Skip to Main Content
Library Guides

Systematic Reviews

Systematic review


It combines the strength of a critical review with exhaustive search processes and strategies. A systematic review attempts to collate all empirical evidence that fits pre-specified eligibility criteria in order to answer a specific research question.

The overarching purpose of a systematic review is to identify, analyse, appraise, and arrive at a considered and balanced judgement. Individual sources of research are gathered and evaluated side-by-side. Reviewers will rigorously create a record of the origin of the information and data they find, summarise and appraise each piece of evidence according to a strict criteria, and synthesise findings based on the primary source material in their review.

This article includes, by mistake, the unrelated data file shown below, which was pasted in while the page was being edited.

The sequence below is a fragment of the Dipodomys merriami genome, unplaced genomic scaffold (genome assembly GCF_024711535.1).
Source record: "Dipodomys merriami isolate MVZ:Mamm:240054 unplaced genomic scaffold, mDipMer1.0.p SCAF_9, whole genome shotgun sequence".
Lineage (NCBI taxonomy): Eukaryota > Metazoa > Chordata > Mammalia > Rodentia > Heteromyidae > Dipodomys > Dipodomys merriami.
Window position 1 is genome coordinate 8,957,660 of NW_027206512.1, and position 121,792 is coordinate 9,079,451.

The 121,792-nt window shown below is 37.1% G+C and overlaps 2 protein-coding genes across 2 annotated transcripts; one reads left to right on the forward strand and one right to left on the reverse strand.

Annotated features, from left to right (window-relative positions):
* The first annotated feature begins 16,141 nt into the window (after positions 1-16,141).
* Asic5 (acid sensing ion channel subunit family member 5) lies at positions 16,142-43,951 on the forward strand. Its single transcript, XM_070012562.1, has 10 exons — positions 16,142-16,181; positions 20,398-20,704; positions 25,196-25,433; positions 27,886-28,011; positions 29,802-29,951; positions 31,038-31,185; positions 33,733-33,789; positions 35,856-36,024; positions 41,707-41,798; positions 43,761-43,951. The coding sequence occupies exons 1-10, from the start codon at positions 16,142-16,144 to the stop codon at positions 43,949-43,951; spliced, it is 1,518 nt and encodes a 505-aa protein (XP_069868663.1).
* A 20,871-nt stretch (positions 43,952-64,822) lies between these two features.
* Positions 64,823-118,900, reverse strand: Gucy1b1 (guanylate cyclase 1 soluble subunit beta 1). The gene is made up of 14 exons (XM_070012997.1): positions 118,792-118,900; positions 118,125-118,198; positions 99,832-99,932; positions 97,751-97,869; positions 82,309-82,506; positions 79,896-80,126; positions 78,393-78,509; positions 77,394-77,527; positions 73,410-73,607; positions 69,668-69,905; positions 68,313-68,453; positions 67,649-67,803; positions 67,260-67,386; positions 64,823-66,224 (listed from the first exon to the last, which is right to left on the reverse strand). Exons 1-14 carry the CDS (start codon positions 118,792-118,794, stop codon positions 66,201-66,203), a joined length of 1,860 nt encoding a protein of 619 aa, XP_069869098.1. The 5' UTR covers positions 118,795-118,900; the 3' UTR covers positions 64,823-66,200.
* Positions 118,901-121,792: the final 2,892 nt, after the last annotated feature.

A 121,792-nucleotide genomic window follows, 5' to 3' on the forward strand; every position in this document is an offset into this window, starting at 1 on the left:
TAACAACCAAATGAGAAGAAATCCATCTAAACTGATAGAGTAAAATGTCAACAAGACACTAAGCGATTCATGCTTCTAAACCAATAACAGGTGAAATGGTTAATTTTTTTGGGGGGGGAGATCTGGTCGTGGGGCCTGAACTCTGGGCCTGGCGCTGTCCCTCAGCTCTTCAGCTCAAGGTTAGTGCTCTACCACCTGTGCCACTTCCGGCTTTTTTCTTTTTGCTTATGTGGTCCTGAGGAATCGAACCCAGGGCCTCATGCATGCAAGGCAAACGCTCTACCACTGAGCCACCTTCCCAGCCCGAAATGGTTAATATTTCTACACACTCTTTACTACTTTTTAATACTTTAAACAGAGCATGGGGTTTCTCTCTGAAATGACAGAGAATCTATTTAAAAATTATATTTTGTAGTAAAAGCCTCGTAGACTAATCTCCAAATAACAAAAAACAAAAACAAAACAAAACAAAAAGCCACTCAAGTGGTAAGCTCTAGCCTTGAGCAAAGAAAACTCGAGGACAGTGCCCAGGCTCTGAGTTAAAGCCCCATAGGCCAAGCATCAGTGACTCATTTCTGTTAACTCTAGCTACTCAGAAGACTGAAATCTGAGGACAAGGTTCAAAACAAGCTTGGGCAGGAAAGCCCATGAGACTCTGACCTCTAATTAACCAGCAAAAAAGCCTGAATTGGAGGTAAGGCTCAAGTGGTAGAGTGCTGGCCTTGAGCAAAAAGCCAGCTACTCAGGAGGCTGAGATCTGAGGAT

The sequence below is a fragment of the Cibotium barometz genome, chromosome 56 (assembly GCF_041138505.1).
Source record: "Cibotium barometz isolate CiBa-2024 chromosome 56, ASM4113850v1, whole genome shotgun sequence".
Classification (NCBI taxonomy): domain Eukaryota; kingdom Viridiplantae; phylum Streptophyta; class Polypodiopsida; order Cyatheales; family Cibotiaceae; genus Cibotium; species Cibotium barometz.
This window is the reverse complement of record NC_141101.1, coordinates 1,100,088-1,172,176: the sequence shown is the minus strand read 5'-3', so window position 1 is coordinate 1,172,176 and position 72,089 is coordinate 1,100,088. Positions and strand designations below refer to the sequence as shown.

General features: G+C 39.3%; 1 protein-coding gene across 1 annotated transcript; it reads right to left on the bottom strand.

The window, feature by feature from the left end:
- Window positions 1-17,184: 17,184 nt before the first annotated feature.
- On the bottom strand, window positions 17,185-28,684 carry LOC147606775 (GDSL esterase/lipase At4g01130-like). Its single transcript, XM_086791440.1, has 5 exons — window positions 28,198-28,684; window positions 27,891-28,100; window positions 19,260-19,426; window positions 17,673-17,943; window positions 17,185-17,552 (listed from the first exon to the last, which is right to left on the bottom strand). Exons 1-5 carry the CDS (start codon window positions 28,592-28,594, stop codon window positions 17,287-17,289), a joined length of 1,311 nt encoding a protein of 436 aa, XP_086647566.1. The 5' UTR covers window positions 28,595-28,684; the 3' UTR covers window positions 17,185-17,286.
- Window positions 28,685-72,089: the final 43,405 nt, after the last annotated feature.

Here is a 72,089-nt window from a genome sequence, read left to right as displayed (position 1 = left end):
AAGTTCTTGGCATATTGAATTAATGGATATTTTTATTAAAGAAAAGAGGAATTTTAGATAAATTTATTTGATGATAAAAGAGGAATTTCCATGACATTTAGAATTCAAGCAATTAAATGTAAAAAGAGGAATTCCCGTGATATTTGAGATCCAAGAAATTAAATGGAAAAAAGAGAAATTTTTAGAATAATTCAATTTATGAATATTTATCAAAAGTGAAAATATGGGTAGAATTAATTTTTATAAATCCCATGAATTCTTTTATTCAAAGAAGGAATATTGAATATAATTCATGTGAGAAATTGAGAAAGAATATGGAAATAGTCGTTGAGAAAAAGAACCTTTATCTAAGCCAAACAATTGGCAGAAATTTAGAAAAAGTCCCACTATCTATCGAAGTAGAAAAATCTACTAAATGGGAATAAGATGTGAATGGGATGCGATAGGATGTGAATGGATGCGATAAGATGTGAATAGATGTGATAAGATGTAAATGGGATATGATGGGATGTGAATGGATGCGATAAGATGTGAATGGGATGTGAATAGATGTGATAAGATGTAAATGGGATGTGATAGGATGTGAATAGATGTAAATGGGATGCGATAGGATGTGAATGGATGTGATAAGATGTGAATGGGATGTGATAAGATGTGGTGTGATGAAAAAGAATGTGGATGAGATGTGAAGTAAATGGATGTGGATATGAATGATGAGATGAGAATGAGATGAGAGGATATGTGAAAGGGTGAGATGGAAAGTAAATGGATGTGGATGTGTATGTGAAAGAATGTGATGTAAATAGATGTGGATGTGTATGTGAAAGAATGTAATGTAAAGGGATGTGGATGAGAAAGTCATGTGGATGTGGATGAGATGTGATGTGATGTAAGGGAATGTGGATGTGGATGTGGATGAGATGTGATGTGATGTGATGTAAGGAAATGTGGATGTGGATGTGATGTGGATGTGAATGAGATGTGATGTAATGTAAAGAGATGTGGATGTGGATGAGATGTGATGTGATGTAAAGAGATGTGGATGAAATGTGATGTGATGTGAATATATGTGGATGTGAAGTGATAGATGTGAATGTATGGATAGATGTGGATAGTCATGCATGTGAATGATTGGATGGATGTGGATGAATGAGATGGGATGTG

Common characteristics

  • Aim to identify, synthesise and present all of the scholarly research on a particular topic, including both published and unpublished studies.
  • An explicit, reproducible and uniformly applied criteria for the inclusion/exclusion of studies.
  • Conducted to reduce any bias, by accessing the validity of the findings of the included studies.
  • Time and resource intensive, often using a team or collaborative approach.
  • Contains a clear reason or motivation behind conducting a systematic review.
  • Can be many hundreds of pages long - depending on the topic area and focus of the review.